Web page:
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Special forces veteran on front line in Israel's information war

Israeli army spokesman Daniel Hagari has addressed the public every night for the past six weeks
— Jerusalem (AFP)

For the past six weeks, khaki-clad Rear Admiral Daniel Hagari has appeared on Israeli television every evening: the commando-turned-communicator has become the face of Israel's war effort in Gaza.

With a standing-at-attention posture and close-cropped hair, the military spokesman's recitals of invasion updates have been a rare certainty in a nation wracked by its worst-ever attacks on October 7.

His 20 minute speeches, followed by brisk question-and-answer sessions with the media, are pored over for hints of evidence and inconsistencies in a conflict where information has sometimes overshadowed boots on the ground.

Standing in the limelight is something of a contrast for a man who three years ago was leading the shadowy Shayetet 13 naval special forces, renowned for counter-terrorism and sabotage.

But the 47-year-old now works on an equally delicate mission: reassuring a traumatised public and convincing an international audience becoming increasingly alarmed over the war's growing toll.

"These are difficult days for everyone," Hagari said in his first national briefing on October 9. "One thing must be remembered: we will win."

Analysts say he has become the Israeli figurehead of a conflict splitting opinion worldwide.

- Outpolling the PM -

When he started his new role in March, Hagari said his objective was to "reinforce the confidence of the public in the Israeli army and its international legitimacy".

That innocuous mission statement has been dramatically complicated by the Hamas attacks six weeks ago, which saw some 1,200 people killed and 240 taken hostage, according to Israel.

The events around the heavily militarised border dramatically dented a lauded reputation Israel's army and security establishment had built up over decades.

Many accused the country's political leadership of complacency amid a paralysing constitutional crisis.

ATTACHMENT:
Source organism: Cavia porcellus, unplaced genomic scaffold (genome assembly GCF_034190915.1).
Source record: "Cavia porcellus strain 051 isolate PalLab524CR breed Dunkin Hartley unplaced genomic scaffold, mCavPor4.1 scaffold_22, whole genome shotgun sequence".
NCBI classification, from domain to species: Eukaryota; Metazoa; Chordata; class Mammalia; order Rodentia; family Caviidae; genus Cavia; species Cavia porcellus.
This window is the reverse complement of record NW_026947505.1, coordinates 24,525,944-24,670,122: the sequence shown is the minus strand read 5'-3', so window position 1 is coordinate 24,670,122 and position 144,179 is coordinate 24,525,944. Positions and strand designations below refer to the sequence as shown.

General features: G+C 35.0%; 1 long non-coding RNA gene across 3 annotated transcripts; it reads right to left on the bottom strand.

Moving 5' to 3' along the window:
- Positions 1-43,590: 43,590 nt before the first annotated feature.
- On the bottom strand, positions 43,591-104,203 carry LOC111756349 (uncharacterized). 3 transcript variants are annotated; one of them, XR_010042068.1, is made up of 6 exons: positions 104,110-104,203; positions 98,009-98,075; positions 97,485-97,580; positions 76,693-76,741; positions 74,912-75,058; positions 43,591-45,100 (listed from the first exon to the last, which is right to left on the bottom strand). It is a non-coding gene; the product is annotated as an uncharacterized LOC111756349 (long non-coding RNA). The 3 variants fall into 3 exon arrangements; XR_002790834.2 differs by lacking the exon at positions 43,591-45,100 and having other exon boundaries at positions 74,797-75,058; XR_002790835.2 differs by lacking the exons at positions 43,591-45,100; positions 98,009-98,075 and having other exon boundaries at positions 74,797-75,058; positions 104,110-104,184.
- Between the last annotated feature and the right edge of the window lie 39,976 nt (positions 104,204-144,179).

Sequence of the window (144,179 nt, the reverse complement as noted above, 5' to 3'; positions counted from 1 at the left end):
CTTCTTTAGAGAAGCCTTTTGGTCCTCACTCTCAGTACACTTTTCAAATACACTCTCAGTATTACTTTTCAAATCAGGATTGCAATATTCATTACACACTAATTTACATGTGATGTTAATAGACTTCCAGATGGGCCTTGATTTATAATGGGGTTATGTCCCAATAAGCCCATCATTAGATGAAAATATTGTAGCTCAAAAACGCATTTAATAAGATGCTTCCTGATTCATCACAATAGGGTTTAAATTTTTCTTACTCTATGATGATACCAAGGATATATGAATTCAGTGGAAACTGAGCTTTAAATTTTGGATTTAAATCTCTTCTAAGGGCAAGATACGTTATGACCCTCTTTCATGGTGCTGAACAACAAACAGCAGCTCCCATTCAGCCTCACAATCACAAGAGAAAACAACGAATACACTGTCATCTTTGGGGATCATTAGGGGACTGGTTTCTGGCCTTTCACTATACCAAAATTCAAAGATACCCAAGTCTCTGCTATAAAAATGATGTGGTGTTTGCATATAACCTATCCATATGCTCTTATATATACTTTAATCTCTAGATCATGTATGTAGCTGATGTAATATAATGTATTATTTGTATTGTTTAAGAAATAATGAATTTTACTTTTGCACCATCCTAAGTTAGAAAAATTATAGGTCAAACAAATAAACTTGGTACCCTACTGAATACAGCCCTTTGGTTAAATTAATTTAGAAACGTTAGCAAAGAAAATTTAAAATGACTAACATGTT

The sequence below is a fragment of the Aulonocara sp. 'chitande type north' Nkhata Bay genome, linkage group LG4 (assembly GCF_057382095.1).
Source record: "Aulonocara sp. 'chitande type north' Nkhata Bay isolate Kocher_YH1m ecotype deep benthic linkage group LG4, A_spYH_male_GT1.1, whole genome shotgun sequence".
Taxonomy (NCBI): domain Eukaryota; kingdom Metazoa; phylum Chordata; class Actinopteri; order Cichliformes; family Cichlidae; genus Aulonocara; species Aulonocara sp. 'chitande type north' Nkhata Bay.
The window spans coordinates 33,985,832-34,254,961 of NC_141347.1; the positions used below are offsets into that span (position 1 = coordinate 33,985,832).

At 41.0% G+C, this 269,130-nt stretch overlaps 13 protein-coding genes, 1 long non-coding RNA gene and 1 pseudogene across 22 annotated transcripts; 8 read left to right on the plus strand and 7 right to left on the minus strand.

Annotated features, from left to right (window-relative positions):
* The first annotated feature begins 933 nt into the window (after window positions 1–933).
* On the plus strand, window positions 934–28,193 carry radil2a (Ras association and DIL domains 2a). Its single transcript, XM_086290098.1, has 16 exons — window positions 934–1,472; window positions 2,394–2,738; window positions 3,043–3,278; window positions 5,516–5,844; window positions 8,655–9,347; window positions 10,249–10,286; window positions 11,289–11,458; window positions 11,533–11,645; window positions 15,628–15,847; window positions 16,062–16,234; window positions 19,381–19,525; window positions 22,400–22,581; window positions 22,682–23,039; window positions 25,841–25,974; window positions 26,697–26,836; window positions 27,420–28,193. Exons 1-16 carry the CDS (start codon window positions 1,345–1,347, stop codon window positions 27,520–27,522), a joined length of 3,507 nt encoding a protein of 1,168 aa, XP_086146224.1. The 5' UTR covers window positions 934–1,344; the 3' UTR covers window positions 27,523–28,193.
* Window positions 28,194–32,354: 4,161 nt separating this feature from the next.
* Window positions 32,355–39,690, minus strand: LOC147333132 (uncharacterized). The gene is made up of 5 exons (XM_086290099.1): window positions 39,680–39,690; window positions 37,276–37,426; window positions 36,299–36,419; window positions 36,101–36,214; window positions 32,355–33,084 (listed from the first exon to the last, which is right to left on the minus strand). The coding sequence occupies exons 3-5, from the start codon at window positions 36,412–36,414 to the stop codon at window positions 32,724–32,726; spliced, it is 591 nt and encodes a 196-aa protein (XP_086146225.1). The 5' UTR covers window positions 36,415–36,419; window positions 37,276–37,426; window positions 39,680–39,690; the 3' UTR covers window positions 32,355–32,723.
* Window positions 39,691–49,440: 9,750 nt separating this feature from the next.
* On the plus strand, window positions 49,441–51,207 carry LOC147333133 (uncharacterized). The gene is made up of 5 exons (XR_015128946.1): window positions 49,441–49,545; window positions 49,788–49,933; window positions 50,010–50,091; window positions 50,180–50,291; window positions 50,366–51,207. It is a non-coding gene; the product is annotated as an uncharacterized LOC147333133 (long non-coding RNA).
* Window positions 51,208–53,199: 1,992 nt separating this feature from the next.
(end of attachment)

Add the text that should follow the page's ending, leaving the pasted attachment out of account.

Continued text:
In that context, Hagari "fills a void", according to Tel Aviv University sociology professor Jerome Bourdon.

"When the state's capacity to communicate to its citizens is reduced to nothing, because the state's functioning very poorly, he's the voice of an institution Israelis have the impression is holding together."

Hagari's PR offensive has earned him high public trust ratings domestically, according to a poll by Israel's Bar-Ilan University.

Some 74 percent of people questioned said the army spokesman was the most reliable source of information on the war -- compared to less than four percent for Prime Minister Benjamin Netanyahu.

But Bourdon described a "lag" between how Hagari's messages were received on the Israeli and global stages.

"Arguments which seem perfectly valid here aren't believed or seem a bit ridiculous abroad," he said.

The Israeli army did not respond to a request for comment from Hagari for this article.

- 'Eyes of the world' -

Hagari's evening briefings often include an arsenal of maps, satellite images, audio clips and videos: presenting the case for a ground war in the Gaza Strip to secure Israel's future.

Earlier this month he returned to his roots to don a flak jacket and took up a rifle to enter the Palestinian territory and film a first-person presentation in a hospital basement inside the combat zone.

But one moment triggered controversy: he said a list posted on the wall was a rota for Hamas militants guarding the hostages, but when the camera zoomed in, it just showed a grid of dates, with no names.

Hagari has said he wants to show "the eyes of the world" Hamas is making "cynical uses of Gaza's hospitals to hide its terrorist infrastructure" -- a key claim of the Israeli army.

But many international media outlets say the evidence thus far fails to stand up to scrutiny, as the death toll from Israel's offensive in Gaza surges to over 12,300 people, mostly civilians, according to the Hamas-run health ministry.

The spokesman occasionally mixes personal sentiment into his announcements.

Two weeks ago, in an English-language address, he compared his son who had just celebrated his first birthday to a 10-month-old infant believed held hostage in Gaza.

"It's unimaginable, it's a crime against humanity," he said, his voice heavy with emotion.

But a former official in his office warned there was only so much a spokesman could do.

"The IDF spokesperson only reflects the military," they told Haaretz. "He doesn't determine reality."